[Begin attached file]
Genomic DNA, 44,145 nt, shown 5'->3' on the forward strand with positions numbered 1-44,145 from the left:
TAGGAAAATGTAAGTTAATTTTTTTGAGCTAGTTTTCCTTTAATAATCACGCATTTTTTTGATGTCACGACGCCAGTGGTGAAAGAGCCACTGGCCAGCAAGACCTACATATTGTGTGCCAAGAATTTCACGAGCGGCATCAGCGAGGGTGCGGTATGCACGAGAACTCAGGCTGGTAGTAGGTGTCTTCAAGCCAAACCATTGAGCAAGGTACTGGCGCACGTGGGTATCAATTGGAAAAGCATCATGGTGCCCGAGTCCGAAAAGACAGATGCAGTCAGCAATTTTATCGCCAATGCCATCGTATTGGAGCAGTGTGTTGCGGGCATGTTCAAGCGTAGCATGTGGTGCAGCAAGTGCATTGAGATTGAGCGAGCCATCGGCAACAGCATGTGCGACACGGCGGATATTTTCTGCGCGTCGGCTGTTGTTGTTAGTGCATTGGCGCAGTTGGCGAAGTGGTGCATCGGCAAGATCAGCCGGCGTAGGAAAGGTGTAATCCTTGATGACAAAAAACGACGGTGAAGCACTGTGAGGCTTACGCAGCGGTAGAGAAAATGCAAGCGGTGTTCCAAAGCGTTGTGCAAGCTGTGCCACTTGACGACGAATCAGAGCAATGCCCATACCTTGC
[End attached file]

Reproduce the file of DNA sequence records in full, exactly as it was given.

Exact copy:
Genomic DNA, 44,145 nt, shown 5'->3' on the forward strand with positions numbered 1-44,145 from the left:
TAGGAAAATGTAAGTTAATTTTTTTGAGCTAGTTTTCCTTTAATAATCACGCATTTTTTTGATGTCACGACGCCAGTGGTGAAAGAGCCACTGGCCAGCAAGACCTACATATTGTGTGCCAAGAATTTCACGAGCGGCATCAGCGAGGGTGCGGTATGCACGAGAACTCAGGCTGGTAGTAGGTGTCTTCAAGCCAAACCATTGAGCAAGGTACTGGCGCACGTGGGTATCAATTGGAAAAGCATCATGGTGCCCGAGTCCGAAAAGACAGATGCAGTCAGCAATTTTATCGCCAATGCCATCGTATTGGAGCAGTGTGTTGCGGGCATGTTCAAGCGTAGCATGTGGTGCAGCAAGTGCATTGAGATTGAGCGAGCCATCGGCAACAGCATGTGCGACACGGCGGATATTTTCTGCGCGTCGGCTGTTGTTGTTAGTGCATTGGCGCAGTTGGCGAAGTGGTGCATCGGCAAGATCAGCCGGCGTAGGAAAGGTGTAATCCTTGATGACAAAAAACGACGGTGAAGCACTGTGAGGCTTACGCAGCGGTAGAGAAAATGCAAGCGGTGTTCCAAAGCGTTGTGCAAGCTGTGCCACTTGACGACGAATCAGAGCAATGCCCATACCTTGC